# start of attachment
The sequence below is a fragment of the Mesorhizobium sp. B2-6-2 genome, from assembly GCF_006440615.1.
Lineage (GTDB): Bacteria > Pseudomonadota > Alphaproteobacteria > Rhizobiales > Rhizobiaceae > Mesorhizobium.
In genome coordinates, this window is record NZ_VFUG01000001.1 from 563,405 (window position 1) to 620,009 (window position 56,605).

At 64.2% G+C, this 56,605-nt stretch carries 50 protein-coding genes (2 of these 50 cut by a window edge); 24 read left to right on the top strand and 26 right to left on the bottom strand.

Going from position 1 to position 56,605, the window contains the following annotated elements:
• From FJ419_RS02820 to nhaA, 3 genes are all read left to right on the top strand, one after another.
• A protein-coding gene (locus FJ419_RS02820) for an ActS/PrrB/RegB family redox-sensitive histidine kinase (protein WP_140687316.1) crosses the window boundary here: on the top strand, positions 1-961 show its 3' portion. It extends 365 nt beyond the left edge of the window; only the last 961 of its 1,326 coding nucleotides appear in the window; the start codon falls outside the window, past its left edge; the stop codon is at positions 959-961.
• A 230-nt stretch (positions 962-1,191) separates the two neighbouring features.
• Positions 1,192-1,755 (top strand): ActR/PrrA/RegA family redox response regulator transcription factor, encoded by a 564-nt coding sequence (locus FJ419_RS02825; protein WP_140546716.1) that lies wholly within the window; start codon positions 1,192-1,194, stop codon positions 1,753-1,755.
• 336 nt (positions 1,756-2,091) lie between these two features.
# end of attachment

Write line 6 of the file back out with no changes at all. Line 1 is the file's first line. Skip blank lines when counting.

• From FJ419_RS02820 to nhaA, 3 genes are all read left to right on the top strand, one after another.